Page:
Shannon Glenn is the owner and founder of Sleep Well Children Consulting and a Certified Pediatric Sleep Specialist. She is dedicated to helping parents assist their children and babies in developing healthy sleep habits. With a B.A. in Psychology, Shannon has worked extensively with children and their families for over 15 years in a variety of settings. She has been offering sleep solutions for over six years.
So it is time for you little to transition out of napping. What a sad day! However it is better to preserve her night time consolidated sleep and this means she is getting older and her body does not need the day time sleep any more.
So, what is quiet time and what is its purpose? Quiet time is when a child is alone, preferably in her bedroom, enjoying some down time. She can be quietly playing in her room, reading books, putting together puzzles or whatever she enjoys to do, the key words being, quiet play. Sometimes these “quiet play” choices have to be predetermined by you, if that is the case, just have a few activities she can do during this time. Even a special quiet time box of activities she gets to do during quiet time is helpful.
The purpose of it is to give everyone a break during what used to be nap time. It can help avoid tantrums, battles over rules and boundaries, etc. It also is necessary when your child is transitioning out of a nap.
How does quiet time work? You would want to have quiet time during what used to be nap time. So if nap time was at 12:30 pm, then that would be the time when quiet time would begin. I suggest starting out with a small amount of time and working for more time. Start out with 10 minutes of quiet time in her bedroom, set a timer, tell her she is to have quiet time in her room until the timer buzzes. Tell her that once the timer buzzes she can come out of her room and do________. I usually suggest this be a short TV show because usually that is motivating to children and can give you a little more down time. Over time increase the timer by 5 minutes at a time until you get to 45-60 minutes of quiet time in her bedroom. Still offer an incentive after she successfully completes quiet time in her bedroom. The goal is for her to have 1-2 hours of down time.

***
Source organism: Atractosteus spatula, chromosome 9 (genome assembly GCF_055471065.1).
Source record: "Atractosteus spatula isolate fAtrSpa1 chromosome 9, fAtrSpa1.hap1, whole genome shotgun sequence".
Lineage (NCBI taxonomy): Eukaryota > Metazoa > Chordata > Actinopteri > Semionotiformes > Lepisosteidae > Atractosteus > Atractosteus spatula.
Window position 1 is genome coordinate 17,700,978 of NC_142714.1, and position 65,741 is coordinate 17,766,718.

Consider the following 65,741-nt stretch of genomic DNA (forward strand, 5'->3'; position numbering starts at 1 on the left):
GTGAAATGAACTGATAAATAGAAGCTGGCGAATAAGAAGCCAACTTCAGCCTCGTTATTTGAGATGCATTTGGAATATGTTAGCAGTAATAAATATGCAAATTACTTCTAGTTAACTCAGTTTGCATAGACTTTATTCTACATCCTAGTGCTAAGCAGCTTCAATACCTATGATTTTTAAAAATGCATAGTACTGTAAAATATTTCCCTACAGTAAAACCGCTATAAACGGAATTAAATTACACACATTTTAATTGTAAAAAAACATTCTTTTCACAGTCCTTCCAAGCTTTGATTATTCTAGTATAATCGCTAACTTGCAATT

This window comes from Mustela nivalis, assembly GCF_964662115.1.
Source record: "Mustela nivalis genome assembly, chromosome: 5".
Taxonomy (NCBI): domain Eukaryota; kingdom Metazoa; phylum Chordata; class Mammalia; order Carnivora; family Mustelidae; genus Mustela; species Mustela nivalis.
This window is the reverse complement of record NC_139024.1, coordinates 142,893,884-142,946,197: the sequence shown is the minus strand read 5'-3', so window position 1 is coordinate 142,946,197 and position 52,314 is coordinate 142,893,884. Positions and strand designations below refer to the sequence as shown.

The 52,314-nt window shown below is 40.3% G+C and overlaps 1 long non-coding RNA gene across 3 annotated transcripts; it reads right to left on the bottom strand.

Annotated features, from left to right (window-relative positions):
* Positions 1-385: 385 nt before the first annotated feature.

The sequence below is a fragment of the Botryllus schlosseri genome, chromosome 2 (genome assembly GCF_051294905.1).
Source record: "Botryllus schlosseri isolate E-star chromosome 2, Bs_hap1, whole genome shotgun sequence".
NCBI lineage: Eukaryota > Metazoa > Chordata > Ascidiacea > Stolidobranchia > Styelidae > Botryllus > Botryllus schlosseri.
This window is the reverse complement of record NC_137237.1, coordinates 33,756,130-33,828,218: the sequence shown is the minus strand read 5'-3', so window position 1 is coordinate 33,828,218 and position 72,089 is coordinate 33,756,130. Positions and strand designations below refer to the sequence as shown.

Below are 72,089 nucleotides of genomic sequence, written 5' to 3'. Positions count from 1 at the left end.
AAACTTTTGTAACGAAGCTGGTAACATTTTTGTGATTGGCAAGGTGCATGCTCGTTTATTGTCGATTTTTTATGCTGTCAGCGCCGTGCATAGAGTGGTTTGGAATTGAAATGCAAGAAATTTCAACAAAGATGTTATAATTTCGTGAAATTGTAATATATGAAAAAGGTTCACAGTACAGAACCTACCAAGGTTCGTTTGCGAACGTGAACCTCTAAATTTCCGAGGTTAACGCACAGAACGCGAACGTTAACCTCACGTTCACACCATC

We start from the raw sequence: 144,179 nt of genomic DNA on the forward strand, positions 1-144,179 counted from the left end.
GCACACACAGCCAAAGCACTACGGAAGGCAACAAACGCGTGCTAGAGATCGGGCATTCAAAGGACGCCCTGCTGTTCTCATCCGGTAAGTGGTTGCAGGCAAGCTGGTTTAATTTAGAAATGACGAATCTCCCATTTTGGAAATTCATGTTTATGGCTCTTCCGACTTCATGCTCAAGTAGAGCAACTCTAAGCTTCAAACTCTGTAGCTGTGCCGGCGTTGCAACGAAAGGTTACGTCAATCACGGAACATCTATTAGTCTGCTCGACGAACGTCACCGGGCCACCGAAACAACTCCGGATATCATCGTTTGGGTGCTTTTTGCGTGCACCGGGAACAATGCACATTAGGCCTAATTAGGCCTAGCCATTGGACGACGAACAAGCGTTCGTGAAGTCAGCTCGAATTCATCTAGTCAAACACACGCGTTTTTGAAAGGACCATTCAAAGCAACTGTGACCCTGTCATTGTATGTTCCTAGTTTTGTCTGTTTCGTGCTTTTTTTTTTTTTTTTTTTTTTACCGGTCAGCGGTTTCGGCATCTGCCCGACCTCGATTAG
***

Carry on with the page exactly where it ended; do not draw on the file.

Quiet time should happen around the time that nap time used to happen. If you are transitioning out of a nap, quiet time should happen every day that she is at home and for at least 6 weeks. After 6 weeks, her body should be used to not having day time sleep and then it is your choice if you want to keep quiet time or not. I highly recommend the use of quiet time until your child begins school and when your child is in school, its very helpful during the summer.
What do you do when quiet time isn’t working? The biggest reason quiet time does not work is because it is not happening every day that you are home or it is happening too late in the day and your child is over tired. So be sure to stay consistent making it happen every day and start small. The goal here is success. So if your child can’t handle 10 minutes in her room, start out with 5 minutes. Then praise, praise and praise her for doing what you have asked of her and make it seem interesting or something special that she gets to do. She gets to do quiet time because she is such a big girl now . Talk it up. Then when she chooses to come out of her room, give her one warning, after that if she comes out then she doesn’t get the incentive and keep walking her back to her room every time she comes out until the timer buzzes.
Why didn’t we try this sooner?! As we speak he is sound asleep in his crib – and has been since 7:15 pm.Karianne Wanggaard
Sleep Well Sleep Specialists
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Working with Shannon, I went from 2-3 wake ups every night to 1 or 0. She aligned the plan with my preferred sleep cycle. She was always coaching, never judging. Shannon was great, I have referred MANY people to her! That's the best testament to her work that I can give.Laura